Here are six bullet points assembled that every citizen in Huron County should read and ponder as we decide the future of Huron County. We need to demand a full spectrum of wind turbine testing including low frequency noise.
The following applies:
1. It is widely recognized by acousticians that the sound that penetrates a building and causes sleep disturbance comprise primarily the low-frequency components from a noise source.
2. Although the higher frequency “dBA” components are the most audible outside, these are not the components that are the dominant disturbing components inside. So simply measuring dBA levels does not necessarily relate to sleep disturbance.
3. To avoid sleep disturbance, the World Health Organization at first sight recommends an internal sound pressure level of no more than 30dBA, which is considered to correspond to 45dBA outside. But they also qualify this by stating that where significant low-frequency noise is present, a lower limit is necessary.
4. In a peer-reviewed paper “Wind Turbines and Health; A Critical Review of the Scientific Literature” in the Journal of Occupational and Environmental Medicine, published in November 2014, funded by Canadian Wind Energy Association and authored amongst others by K. Kaliski, it clearly states that wind turbines can cause sleep disturbance in the range 40-45dBA. This is entirely consistent with the World Health Organization’s caveat regarding sources with low-frequency noise components.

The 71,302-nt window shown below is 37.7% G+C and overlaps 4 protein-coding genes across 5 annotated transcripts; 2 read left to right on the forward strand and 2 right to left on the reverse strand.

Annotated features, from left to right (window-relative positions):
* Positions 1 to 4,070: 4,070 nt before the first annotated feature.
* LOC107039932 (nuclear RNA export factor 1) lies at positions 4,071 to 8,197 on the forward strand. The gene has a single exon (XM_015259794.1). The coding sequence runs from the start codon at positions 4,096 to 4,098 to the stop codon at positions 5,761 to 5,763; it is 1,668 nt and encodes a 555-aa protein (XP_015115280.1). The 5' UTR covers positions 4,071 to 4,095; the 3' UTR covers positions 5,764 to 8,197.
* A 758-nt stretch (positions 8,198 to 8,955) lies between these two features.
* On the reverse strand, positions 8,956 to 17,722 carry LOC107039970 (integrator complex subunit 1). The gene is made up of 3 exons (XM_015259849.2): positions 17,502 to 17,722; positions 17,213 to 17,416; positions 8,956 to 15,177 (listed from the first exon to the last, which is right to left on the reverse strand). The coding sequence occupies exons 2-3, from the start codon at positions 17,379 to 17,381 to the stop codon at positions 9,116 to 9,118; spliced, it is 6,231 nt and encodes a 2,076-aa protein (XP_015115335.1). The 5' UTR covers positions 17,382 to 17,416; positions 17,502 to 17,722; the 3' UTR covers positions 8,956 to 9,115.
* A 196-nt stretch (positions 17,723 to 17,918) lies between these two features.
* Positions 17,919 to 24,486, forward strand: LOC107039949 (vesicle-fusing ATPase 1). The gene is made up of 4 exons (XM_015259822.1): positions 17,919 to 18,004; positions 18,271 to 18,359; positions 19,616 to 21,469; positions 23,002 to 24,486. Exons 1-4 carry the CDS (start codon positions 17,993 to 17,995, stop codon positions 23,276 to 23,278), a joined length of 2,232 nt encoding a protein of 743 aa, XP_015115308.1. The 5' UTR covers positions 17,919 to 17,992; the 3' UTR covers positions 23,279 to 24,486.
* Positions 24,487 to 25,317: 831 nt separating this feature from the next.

5. In their discussions of appropriate ordinance levels, the planning commission repeatedly emphasized their objective of avoiding health impacts for residents of Huron County. Yet none of the professional INCE acousticians advising Huron County, including K. Kaliski, warned that 45dBA was an inadequate standard, and that 40-45dBA can cause sleep disturbance.
6. So it is only to be expected that some residents of Huron County are experiencing problems. Competent INCE acousticians should have made this clear before endorsing 45dBA, since this leads to precisely the problems that some residents are encountering.
Robert W. Gaffke
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